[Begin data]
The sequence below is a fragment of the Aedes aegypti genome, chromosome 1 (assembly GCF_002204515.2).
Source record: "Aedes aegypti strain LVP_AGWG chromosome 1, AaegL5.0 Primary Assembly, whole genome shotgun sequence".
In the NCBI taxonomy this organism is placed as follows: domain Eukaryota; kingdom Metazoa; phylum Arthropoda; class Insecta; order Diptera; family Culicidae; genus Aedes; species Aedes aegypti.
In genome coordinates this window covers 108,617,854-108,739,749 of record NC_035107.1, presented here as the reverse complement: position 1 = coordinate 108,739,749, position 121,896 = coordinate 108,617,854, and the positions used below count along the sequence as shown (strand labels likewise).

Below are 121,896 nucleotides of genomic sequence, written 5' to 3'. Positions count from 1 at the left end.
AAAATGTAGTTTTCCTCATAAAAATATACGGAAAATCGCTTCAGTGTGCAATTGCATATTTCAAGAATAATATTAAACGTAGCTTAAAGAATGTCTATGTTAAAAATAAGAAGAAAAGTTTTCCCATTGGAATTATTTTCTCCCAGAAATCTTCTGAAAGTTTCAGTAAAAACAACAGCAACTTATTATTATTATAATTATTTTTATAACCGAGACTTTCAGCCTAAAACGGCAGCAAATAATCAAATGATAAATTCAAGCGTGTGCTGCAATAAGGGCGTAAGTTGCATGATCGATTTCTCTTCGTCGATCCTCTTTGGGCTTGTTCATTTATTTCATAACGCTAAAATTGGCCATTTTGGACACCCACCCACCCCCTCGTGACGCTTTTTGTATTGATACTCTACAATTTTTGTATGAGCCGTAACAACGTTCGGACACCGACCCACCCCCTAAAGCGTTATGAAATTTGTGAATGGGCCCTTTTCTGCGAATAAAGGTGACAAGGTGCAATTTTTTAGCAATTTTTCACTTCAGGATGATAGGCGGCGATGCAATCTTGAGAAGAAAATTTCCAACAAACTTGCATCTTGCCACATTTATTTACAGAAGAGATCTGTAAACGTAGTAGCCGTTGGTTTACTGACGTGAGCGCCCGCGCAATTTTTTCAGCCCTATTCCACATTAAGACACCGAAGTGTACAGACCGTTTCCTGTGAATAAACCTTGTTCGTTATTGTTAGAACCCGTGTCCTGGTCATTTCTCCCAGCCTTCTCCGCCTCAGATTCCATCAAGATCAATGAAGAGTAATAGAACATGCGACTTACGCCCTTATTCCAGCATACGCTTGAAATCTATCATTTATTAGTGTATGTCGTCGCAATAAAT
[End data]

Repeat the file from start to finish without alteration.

The sequence below is a fragment of the Aedes aegypti genome, chromosome 1 (assembly GCF_002204515.2).
Source record: "Aedes aegypti strain LVP_AGWG chromosome 1, AaegL5.0 Primary Assembly, whole genome shotgun sequence".
In the NCBI taxonomy this organism is placed as follows: domain Eukaryota; kingdom Metazoa; phylum Arthropoda; class Insecta; order Diptera; family Culicidae; genus Aedes; species Aedes aegypti.
In genome coordinates this window covers 108,617,854-108,739,749 of record NC_035107.1, presented here as the reverse complement: position 1 = coordinate 108,739,749, position 121,896 = coordinate 108,617,854, and the positions used below count along the sequence as shown (strand labels likewise).

Below are 121,896 nucleotides of genomic sequence, written 5' to 3'. Positions count from 1 at the left end.
AAAATGTAGTTTTCCTCATAAAAATATACGGAAAATCGCTTCAGTGTGCAATTGCATATTTCAAGAATAATATTAAACGTAGCTTAAAGAATGTCTATGTTAAAAATAAGAAGAAAAGTTTTCCCATTGGAATTATTTTCTCCCAGAAATCTTCTGAAAGTTTCAGTAAAAACAACAGCAACTTATTATTATTATAATTATTTTTATAACCGAGACTTTCAGCCTAAAACGGCAGCAAATAATCAAATGATAAATTCAAGCGTGTGCTGCAATAAGGGCGTAAGTTGCATGATCGATTTCTCTTCGTCGATCCTCTTTGGGCTTGTTCATTTATTTCATAACGCTAAAATTGGCCATTTTGGACACCCACCCACCCCCTCGTGACGCTTTTTGTATTGATACTCTACAATTTTTGTATGAGCCGTAACAACGTTCGGACACCGACCCACCCCCTAAAGCGTTATGAAATTTGTGAATGGGCCCTTTTCTGCGAATAAAGGTGACAAGGTGCAATTTTTTAGCAATTTTTCACTTCAGGATGATAGGCGGCGATGCAATCTTGAGAAGAAAATTTCCAACAAACTTGCATCTTGCCACATTTATTTACAGAAGAGATCTGTAAACGTAGTAGCCGTTGGTTTACTGACGTGAGCGCCCGCGCAATTTTTTCAGCCCTATTCCACATTAAGACACCGAAGTGTACAGACCGTTTCCTGTGAATAAACCTTGTTCGTTATTGTTAGAACCCGTGTCCTGGTCATTTCTCCCAGCCTTCTCCGCCTCAGATTCCATCAAGATCAATGAAGAGTAATAGAACATGCGACTTACGCCCTTATTCCAGCATACGCTTGAAATCTATCATTTATTAGTGTATGTCGTCGCAATAAAT